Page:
Science Spotlight

Science Institute News

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Recent accomplishments of CDFW's scientific community


Bat Week Begins!

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The last seven days of October are celebrated each year as Bat Week – a time to learn about the importance of bats in our environment.

New issue of California Fish and Game scientific journal

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The latest issue of CDFW’s scientific journal, California Fish and Game, is now available online.

Drinker Installation Benefits Bighorn and Other Desert Species

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One of the most elusive species in California is the desert bighorn sheep (Ovis canadensis nelsoni) that live in the dry, desert mountains of southeastern California. Desert bighorn are far from fragile – males are about five feet long and can weigh up to 200 pounds, while the females weigh up to about 150. Despite their size, their keen eyesight and the agility to escape predators up steep rocky slopes, they still face many threats, including disease, human development, expansion and – more recently—a changing climate. Water is critical to their survival in this extreme environment.

New Heritage Trout Production Program for Inland Fisheries

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For more than a century, CDFW’s Trout Hatchery and Stocking Program has been providing recreational fishing opportunities to anglers throughout California. Today, the trout hatchery program is composed of 13 hatcheries, which oversee 20 distinct fish production programs to produce 17 strains, species and subspecies of trout.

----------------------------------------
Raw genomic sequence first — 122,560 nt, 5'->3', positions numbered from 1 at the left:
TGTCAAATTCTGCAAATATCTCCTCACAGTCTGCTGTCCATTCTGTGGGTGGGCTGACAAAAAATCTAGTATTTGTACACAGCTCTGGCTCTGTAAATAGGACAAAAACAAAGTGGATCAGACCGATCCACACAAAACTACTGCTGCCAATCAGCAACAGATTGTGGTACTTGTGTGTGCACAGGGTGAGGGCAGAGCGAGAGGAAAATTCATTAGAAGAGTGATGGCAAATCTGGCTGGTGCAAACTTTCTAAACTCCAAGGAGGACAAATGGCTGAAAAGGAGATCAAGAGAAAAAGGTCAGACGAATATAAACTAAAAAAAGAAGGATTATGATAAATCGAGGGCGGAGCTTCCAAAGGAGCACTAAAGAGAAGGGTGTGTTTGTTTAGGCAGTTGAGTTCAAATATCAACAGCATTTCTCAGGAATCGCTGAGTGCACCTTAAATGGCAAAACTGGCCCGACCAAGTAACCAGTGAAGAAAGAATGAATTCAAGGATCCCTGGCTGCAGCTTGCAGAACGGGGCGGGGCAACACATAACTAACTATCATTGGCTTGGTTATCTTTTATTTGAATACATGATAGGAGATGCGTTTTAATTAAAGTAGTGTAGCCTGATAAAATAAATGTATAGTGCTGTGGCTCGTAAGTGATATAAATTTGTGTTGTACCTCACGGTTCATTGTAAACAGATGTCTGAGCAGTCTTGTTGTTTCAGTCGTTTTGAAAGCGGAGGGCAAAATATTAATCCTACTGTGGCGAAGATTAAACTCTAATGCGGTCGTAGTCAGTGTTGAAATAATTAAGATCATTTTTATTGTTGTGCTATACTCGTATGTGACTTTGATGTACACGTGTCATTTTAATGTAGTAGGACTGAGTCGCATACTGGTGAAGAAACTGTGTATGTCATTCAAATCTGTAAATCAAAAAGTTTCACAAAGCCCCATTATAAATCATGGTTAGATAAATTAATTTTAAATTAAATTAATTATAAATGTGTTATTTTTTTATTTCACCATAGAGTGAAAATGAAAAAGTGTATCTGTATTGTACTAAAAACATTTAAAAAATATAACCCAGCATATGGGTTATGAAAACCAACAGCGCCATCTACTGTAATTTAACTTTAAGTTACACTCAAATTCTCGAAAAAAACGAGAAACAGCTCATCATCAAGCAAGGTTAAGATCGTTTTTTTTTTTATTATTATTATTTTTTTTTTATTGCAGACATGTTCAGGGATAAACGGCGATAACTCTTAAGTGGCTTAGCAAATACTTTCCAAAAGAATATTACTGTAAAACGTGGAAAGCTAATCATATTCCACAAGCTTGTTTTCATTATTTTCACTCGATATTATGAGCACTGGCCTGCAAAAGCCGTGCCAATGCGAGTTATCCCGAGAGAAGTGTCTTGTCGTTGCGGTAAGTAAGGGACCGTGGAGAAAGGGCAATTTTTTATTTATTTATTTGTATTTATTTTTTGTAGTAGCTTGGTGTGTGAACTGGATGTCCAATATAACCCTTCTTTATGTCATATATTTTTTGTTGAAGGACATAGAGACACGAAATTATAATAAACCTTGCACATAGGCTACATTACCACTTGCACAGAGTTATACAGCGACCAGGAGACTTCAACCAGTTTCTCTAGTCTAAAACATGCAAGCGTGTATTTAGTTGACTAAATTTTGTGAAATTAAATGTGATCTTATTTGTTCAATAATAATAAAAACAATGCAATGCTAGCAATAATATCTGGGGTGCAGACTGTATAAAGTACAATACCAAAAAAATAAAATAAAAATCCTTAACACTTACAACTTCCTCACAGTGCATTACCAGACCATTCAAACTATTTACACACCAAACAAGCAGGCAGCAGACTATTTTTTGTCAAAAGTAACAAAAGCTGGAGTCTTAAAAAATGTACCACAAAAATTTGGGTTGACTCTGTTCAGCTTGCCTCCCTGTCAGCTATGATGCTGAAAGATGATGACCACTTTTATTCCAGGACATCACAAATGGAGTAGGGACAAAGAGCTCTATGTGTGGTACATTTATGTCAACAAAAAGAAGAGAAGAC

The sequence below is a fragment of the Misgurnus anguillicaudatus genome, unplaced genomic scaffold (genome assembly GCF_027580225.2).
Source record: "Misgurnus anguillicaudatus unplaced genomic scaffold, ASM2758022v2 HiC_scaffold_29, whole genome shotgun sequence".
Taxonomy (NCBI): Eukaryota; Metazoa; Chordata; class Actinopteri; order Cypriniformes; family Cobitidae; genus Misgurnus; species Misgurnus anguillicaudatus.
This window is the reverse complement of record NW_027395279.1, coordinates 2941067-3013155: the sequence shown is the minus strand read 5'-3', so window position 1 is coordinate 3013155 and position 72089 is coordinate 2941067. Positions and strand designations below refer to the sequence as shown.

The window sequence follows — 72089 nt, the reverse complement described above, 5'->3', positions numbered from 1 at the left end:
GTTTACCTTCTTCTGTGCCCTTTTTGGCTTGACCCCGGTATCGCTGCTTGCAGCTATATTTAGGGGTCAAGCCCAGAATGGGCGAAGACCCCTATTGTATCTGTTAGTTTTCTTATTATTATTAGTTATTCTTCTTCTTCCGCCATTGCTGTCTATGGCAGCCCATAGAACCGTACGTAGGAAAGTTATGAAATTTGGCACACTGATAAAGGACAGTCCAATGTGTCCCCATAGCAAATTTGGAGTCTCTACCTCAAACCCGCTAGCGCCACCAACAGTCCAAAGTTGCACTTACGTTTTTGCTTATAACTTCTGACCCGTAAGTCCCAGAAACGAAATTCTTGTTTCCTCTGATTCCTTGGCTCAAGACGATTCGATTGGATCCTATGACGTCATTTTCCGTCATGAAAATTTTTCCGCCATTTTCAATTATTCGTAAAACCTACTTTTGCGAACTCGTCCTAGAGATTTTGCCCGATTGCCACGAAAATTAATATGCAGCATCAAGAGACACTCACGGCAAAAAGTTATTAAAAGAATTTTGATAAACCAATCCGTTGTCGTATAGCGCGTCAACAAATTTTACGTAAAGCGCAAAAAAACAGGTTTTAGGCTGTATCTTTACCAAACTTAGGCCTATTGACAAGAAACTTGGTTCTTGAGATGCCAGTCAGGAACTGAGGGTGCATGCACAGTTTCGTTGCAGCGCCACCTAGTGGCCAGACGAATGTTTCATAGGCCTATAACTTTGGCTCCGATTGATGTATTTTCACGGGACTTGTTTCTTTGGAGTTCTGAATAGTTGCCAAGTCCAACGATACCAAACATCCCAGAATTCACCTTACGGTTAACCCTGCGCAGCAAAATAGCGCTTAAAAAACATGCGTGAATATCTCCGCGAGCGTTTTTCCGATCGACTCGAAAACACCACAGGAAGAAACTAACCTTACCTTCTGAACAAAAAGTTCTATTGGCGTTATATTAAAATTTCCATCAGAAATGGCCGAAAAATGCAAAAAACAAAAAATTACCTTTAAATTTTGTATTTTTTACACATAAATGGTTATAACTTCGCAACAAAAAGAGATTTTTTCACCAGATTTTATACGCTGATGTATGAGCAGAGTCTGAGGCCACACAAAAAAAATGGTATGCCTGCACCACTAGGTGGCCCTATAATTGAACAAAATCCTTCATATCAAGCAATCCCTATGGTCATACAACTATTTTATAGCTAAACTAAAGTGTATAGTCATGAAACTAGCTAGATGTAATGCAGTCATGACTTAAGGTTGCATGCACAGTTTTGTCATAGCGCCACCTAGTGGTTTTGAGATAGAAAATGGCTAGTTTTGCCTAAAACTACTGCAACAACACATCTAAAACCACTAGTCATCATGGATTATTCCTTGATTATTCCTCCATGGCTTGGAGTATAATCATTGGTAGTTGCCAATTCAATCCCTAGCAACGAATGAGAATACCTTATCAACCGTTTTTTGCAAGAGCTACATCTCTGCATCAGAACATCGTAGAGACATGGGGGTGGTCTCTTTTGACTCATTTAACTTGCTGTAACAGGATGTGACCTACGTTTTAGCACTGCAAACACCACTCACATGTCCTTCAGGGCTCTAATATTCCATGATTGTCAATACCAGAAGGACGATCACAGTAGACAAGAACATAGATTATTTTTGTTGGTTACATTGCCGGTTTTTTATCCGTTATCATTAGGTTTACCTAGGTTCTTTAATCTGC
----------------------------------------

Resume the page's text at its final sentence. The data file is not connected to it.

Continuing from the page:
Wildlife Corridors at Yolo Bypass Will Help Animals Escape Flooding

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CDFW’s Yolo Bypass Wildlife Area serves two critical – but sometimes competing – needs. The 16,670 acres of riparian and agricultural habitat in Yolo County provide a refuge and an all-you-can-eat buffet for migratory waterfowl and resident wildlife to the west of Sacramento and the increasingly urbanized surrounding communities.

Dove Banding

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As the second half of California’s split dove season kicks off, dove hunters may put more than birds in their bags. They may harvest a bird with a band on its right leg – thus getting an opportunity to contribute important data that will help guide future management efforts.

CDFW Kelp Survey

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Beneath the waters off the California coast are vast forests that are home to an astounding variety of plants and animals. Their sunlit canopies can soar 150 feet from the ocean’s floor. But instead of trees, these forests are made of kelp.

Scientists Battle Mange Outbreak in Urban Kit Fox Population

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Fate has not been kind to the San Joaquin kit fox (Vulpes macrotis mutica). Shrinking habitat caused by urbanization and agricultural expansion landed this Central Valley native on the federal Endangered Species List decades ago. California’s total population of San Joaquin kit foxes may now be down to a few thousand animals. To make matters worse, its favorite food, the kangaroo rat, is likewise endangered as the desert habitat it prefers continues to disappear.

Pacific Herring Report

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The Pacific herring – much like squid and anchovy – is an important forage fish that supports a commercial fishery and provides a prey source for all manner of fish and wildlife, including whales, seals, sea lions, sturgeon, salmon, pelicans and numerous other species of birds and invertebrates.

Golden Trout Relocation

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This summer marked the end of an incredible journey for four dozen of California’s designated state freshwater fish, the golden trout, as they returned home after 10 months away. The fish traveled more than 500 miles in tanks and buckets, by hand and by mule, en route to their native waters 9,000 feet up in the Sierra Nevada range.